While I am sure the Government are well intentioned in introducing a cap, it seems that they propose to use a proverbial sledgehammer to crack a nut. I have a most serious concern as to whether the correct nut is being attacked. Our country is in great and continuous need of attracting and keeping, in the Government's own words, the "brightest and the best". We need them for academia, ICT-we have heard eloquent arguments for this today-banking, business, high-value-added manufacturing, the arts and, yes, even for football, though I feel that the proposed exemption is really a pander too far.
The Office for National Statistics's Migration Statistics Quarterly Report from August 2010 shows in provisional figures that net immigration in 2009 was 196,000 people into this country. This represents an increase of some 20 per cent from the previous year. This net figure resulted, however, from 567,000 persons in and 371,000 persons out. Most importantly, 55,000 of
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Referring only to the arts sector, while the number of skilled classical ballet and contemporary dancers, orchestral musicians and other creative workers coming to Britain under tiers 1 and 2 is relatively low, their importance to the sponsoring organisations and our cultural life in general is extremely high. The arts sector's economic contribution impacts most favourably, both indirectly and directly, on the Exchequer and places only very low demand on public services. I remind your Lordships that, according to the Department for Culture, Media and Sport, the creative industries in the United Kingdom, excluding crafts and design, account for 6.2 per cent of gross value added and some 4.5 per cent of UK exports, and in 2008 provided nearly 2 million jobs. It is an industry for which we have worldwide recognition for excellence and receive much applause.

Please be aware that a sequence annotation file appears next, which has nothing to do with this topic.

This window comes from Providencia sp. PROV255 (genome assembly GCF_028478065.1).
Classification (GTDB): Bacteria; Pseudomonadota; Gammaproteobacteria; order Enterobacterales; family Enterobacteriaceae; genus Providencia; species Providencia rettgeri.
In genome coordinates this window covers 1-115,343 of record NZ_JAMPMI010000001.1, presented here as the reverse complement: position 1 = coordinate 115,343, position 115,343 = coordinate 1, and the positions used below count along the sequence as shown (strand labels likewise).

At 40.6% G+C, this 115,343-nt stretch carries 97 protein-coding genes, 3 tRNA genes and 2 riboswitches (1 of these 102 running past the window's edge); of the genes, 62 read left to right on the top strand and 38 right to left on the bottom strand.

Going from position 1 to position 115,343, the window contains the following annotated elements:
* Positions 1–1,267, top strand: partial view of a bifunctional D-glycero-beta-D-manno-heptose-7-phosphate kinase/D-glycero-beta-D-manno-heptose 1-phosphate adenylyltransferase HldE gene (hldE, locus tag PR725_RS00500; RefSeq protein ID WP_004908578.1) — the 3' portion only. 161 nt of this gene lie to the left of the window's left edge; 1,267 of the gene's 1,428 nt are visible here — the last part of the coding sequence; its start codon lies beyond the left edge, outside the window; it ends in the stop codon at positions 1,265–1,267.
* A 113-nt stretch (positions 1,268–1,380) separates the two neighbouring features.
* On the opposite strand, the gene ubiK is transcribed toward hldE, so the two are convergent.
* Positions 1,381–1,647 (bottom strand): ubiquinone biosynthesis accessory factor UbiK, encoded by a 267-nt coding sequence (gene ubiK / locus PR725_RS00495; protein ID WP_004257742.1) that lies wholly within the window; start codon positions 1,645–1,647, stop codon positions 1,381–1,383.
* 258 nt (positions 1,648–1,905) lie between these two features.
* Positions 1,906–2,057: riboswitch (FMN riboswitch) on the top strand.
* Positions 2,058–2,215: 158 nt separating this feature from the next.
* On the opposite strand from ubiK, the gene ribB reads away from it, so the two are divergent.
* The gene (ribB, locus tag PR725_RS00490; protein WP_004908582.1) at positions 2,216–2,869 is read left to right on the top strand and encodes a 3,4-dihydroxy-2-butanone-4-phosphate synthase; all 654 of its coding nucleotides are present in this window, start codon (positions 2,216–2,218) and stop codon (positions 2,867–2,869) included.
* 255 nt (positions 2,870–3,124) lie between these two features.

Immigration controls are, I fear, necessary. However, implementing a cap on a small minority-largely comprised of persons whose skills and expertise we need-without addressing the elephant in the room by initiating discussions with the European Union, so as to manage better the current largely unlimited and oft-abused free movement of people within it, would be to the nation's long-term detriment.
In the United Kingdom, we have only two seasons: this winter and next winter. Although immigration is a controversial issue, I hope we can at least all agree that immigrants do not come here for the good weather. I do not start in this way because I think this is not a serious issue. The fact that immigration has so rarely been discussed in either House, or by the wider public, over the last 12 months indicates that the topic needs to be tackled more often, without fear of causing offence. The immigration debate is too often-sadly, encouraged by the media-conducted in angry terms. You cannot shake hands with a clenched fist.